Every once in awhile I get the urge to brew, but don't have a full weekend day to devote to brewing. So I end up brewing on a weeknight after work. I get home around 5, so my "standard" 5-6 hour brew day (including setup and cleanup) takes up my entire evening.
To shave off some time I have tried a couple different techniques, starting the mash early (either in the morning or on my lunch break), and doing very small batches. This time around I decided to give no-sparge brewing a try. I simply mixed the grist with a high proportion of water (2.31 qrts/lb) let it rest for an hour and then ran off the wort. This technique worked pretty well it seemed, my efficiency only dropped 20% (worth the hour savings in sparge time to me).
I am planning on brewing an Adambier in the next couple weeks so I wanted to build up a big healthy slurry of Scottish ale yeast. This "starter" beer is a general session ale. The grainbill is along the lines of an English Mild, but for the hops I went with Nelson Sauvin. Nelson Sauvin come from New Zealand and purportedly have a piney white wine character that is pretty unique. It is pretty hard to get them here in America, but lucky I am friends with a pro-brewer who had a big box of them. The amount I needed for this batch (.75 oz) is probably less than they spill during while weighing out the pounds of hops each batch requires.
International Session Ale
Recipe Specifics (All-Grain)
Batch Size (Gal): 3.00
Total Grain (Lbs): 7.34
Anticipated OG: 1.045
Anticipated SRM: 22.8
Anticipated IBU: 25.5
Brewhouse Efficiency: 50 %
Wort Boil Time: 65 Minutes
5.50 lbs. Maris Otter
1.25 lbs. Wheat Malt
0.25 lbs. Crystal 55L
0.19 lbs. Carafa Special II
0.16 lbs. Pale Chocolate Malt
0.25 oz. Nelson Sauvin@ 60 min.
0.50 oz. Nelson Sauvin @ 4 min.
0.50 Whirlfloc @ 15 Min.
0.25 Tsp Yeast Nutrient @ 15 Min.
WYeast 1728 Scottish Ale
Profile: Washington DC
65 min @ 154 (2.31 qrts/lb)
Brewed 4/01/09 by myself
Very thin mash, stirred several times to ensure good enzymatic distribution.
Did a no sparge, collected 3.5 gallons of 1.040 wort, diluted with ~3 qrts of filtered DC water pre-boil.
Fermentation was going well after about 12 hours.
4/11/09 Racked to secondary, full 3 gallons.
4/14/09 Down to 1.010, good flavor, nice fruitiness with a bit of toast. About ready to bottle when I find the time.
4/18/09 Bottled (ISS) with 1 5/8 oz of cane sugar (aiming for ~2 vol CO2). Smells pretty good, a mix of toasty and citrus.
5/05/09 First tasting
6/13/09 Scored 31/33/33 in the SoFB. The judges liked it, but the consensus was that there was too much dark malt and an incorrect hop character for a Northern English Brown.
The hops sound interesting. Do you typically go without an airliock?ReplyDelete
Yeah, I just crimp some foil around the mouth of the carboy for primary fermentation. There is so much CO2 being produced that you don't have to worry about oxygen or microbes finding a way in. It also reduces (but does not eliminate) the chances of pressure building up to the point where you get a beer volcano.ReplyDelete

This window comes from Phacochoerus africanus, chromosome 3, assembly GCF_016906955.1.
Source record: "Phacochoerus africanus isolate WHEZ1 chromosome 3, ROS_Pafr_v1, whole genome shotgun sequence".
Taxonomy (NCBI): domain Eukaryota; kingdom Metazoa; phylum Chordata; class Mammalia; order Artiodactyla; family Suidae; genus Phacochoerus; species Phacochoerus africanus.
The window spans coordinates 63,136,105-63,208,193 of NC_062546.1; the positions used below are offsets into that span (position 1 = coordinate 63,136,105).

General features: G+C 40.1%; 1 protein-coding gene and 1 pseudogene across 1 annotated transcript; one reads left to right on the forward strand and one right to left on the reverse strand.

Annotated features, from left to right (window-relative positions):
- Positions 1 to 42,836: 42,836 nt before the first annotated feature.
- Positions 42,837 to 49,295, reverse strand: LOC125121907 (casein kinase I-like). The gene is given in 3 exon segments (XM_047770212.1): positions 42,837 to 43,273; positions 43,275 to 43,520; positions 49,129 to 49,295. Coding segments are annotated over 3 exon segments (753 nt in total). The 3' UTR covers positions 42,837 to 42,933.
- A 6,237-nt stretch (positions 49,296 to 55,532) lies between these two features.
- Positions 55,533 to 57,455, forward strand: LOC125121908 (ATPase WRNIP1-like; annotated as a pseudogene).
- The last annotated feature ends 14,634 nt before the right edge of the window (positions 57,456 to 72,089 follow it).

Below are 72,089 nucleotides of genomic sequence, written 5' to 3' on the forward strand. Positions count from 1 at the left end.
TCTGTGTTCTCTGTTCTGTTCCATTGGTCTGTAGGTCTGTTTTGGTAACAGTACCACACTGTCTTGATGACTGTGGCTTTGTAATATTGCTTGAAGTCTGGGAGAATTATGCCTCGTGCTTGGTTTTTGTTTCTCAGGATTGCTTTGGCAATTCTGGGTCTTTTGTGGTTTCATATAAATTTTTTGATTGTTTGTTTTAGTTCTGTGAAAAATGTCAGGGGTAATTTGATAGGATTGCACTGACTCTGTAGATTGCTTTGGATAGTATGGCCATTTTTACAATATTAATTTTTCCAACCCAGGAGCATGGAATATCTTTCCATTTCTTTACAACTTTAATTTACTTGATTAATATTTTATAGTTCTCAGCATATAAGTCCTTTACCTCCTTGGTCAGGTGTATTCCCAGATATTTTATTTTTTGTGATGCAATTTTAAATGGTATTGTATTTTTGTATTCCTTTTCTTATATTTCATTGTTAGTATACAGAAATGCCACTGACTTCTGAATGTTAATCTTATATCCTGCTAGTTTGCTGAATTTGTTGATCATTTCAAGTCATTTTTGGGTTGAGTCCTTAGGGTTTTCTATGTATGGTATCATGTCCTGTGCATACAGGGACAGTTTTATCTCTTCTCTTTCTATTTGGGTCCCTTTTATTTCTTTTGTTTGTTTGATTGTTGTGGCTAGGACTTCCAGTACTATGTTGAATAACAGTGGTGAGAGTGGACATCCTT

Once I transfer to secondary though I always slap a stopper/airlock on since there is no longer any CO2 being produced.
Hey--I really dig the blog but never comment. So, here goes:ReplyDelete
I think I'm not following something. Sparging only adds 10 minutes or so to my brewday -- I heat the sparge water during the mash and then batch sparge.
It's interesting that you only saw a 20% decrease in efficiency, though. Not enormous.
I guess I am slower on my sparge than you. When I batch sparge I generally add the water and give it a stir for ~5 min, let it sit for ~10 min to settle, then vorlauf for ~5 min, then I start running off slowly. So maybe its saves ½ hour for me, the hour savings is against my fly sparging time, but in truth I mostly do that for higher gravity beers (where my tun isn’t big enough for batch sparging let alone no-sparge).ReplyDelete
I just noticed this post, and I'm wondering whether a significant part of the brewing time is spent heating water? A bunch of us brewers over in South Korea have found a neat gadget that helps cut lots of time (and control our evaporation loss better) for quite cheap. It's an immersion heater. It's literally cut at least an hour off my brewdays, sometimes more like two. (And I use it both with heating mash water, and getting the wort boiling.)ReplyDelete
More info here:
I spent longer brewing back when I did this post because I didn't have a turkey fryer. I still tend to heat the dough-in water on the stove, but that 40 minutes gives me time to get my equipment together and crush the grain.ReplyDelete
I have a few friends that have heat sticks and electric elements, I’m just not confident enough in my skills to build something that won’t kill me. I’ve never seen one for sale like that, looks perfect for speeding things along.